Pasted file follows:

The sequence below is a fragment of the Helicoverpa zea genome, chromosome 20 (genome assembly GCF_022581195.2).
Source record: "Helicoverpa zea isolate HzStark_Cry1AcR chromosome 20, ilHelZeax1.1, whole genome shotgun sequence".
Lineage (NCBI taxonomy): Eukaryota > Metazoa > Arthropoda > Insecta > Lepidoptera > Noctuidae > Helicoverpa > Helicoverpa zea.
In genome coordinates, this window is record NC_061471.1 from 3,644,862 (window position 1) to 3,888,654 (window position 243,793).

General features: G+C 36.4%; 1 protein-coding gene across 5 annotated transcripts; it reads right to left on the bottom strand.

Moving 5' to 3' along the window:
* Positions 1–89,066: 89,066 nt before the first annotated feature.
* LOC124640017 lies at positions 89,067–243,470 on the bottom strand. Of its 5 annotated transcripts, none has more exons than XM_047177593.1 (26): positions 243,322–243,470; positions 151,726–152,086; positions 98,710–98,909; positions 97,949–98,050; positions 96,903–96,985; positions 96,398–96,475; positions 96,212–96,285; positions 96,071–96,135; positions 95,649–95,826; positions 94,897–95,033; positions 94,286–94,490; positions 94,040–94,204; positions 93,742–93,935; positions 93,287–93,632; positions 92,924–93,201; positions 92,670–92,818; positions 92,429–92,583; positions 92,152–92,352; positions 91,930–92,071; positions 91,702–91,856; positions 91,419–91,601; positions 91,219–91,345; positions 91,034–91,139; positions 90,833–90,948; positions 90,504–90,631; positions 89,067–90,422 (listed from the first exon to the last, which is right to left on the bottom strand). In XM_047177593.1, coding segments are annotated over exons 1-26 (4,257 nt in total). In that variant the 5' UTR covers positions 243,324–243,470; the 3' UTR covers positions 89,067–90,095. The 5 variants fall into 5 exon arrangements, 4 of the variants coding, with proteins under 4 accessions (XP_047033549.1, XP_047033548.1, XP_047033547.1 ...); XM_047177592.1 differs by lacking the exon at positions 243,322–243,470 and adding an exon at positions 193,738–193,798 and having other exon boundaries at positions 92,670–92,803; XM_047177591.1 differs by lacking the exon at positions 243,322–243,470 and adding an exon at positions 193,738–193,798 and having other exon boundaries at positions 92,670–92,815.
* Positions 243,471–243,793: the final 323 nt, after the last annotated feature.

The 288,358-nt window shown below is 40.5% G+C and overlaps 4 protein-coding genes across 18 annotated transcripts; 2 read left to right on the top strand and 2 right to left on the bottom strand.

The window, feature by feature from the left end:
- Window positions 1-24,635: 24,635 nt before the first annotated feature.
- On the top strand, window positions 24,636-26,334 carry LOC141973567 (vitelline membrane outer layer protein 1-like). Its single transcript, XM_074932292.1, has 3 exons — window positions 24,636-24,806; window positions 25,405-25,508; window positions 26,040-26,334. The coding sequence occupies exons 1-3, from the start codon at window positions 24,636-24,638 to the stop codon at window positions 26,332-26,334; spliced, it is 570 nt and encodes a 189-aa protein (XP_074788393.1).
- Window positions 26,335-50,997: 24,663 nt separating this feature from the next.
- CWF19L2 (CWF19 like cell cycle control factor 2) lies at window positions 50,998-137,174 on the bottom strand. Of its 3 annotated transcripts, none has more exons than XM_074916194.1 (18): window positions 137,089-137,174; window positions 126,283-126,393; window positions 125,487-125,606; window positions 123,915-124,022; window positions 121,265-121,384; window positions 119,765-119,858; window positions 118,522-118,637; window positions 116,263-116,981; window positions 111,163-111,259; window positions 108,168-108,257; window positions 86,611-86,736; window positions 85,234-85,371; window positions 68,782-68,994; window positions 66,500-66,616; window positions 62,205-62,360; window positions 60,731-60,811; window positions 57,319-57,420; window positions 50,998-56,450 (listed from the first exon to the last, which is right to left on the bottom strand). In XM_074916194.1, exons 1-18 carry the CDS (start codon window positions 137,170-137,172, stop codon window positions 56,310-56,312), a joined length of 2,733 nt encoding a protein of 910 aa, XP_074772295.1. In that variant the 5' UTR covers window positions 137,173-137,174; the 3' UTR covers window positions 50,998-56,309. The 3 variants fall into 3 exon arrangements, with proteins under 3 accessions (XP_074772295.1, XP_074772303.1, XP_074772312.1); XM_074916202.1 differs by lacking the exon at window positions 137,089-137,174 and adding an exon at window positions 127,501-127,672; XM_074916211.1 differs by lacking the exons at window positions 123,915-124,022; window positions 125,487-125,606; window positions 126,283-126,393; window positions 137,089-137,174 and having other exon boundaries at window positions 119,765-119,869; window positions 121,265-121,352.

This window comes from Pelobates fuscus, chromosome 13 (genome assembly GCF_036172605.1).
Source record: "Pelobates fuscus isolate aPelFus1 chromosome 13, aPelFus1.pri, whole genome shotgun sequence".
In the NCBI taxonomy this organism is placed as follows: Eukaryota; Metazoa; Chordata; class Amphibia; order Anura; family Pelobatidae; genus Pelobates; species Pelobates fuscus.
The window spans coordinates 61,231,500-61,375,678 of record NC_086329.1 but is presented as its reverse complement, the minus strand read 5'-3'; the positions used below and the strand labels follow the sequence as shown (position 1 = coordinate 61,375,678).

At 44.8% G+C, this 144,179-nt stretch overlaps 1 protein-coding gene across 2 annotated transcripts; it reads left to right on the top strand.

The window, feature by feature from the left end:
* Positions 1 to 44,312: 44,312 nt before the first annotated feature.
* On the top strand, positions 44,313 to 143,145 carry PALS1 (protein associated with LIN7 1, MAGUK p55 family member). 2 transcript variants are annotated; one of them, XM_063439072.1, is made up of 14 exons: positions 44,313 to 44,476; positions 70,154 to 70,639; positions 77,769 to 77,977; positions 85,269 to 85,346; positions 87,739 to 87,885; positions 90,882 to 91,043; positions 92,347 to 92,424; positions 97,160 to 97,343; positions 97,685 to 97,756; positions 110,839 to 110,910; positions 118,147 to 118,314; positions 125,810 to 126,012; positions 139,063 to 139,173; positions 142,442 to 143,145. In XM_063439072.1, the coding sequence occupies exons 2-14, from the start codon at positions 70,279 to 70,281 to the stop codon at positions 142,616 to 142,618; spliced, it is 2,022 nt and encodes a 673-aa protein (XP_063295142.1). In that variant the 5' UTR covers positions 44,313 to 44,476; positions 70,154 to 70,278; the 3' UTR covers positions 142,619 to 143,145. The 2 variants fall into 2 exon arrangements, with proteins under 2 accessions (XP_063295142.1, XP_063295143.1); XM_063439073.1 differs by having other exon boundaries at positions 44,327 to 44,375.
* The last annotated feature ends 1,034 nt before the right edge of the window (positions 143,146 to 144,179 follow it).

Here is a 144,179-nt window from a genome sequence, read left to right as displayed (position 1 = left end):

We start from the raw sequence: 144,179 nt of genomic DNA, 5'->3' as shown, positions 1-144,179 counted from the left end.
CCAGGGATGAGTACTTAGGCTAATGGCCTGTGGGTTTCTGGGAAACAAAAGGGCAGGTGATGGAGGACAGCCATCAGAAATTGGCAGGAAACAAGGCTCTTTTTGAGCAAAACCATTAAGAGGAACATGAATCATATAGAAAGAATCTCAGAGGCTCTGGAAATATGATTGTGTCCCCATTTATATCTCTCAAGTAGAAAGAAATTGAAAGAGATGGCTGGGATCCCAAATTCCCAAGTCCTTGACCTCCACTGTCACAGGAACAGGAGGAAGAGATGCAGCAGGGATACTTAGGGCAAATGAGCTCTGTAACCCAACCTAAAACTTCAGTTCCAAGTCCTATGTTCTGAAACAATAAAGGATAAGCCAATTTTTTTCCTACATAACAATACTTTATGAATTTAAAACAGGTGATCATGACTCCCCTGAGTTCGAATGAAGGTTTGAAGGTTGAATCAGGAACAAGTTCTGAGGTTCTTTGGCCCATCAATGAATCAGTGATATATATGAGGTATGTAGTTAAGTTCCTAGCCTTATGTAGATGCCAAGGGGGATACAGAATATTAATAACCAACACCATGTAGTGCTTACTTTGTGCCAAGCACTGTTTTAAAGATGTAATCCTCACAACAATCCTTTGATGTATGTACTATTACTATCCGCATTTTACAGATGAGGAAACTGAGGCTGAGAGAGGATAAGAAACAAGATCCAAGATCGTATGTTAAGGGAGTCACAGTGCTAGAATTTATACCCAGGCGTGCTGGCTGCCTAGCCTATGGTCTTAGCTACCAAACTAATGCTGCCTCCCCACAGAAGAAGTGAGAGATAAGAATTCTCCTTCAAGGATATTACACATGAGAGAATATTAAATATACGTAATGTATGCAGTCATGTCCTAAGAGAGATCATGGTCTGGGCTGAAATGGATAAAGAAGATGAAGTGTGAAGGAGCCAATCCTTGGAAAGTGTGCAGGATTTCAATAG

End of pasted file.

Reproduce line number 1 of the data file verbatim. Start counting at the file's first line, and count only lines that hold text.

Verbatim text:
The sequence below is a fragment of the Helicoverpa zea genome, chromosome 20 (genome assembly GCF_022581195.2).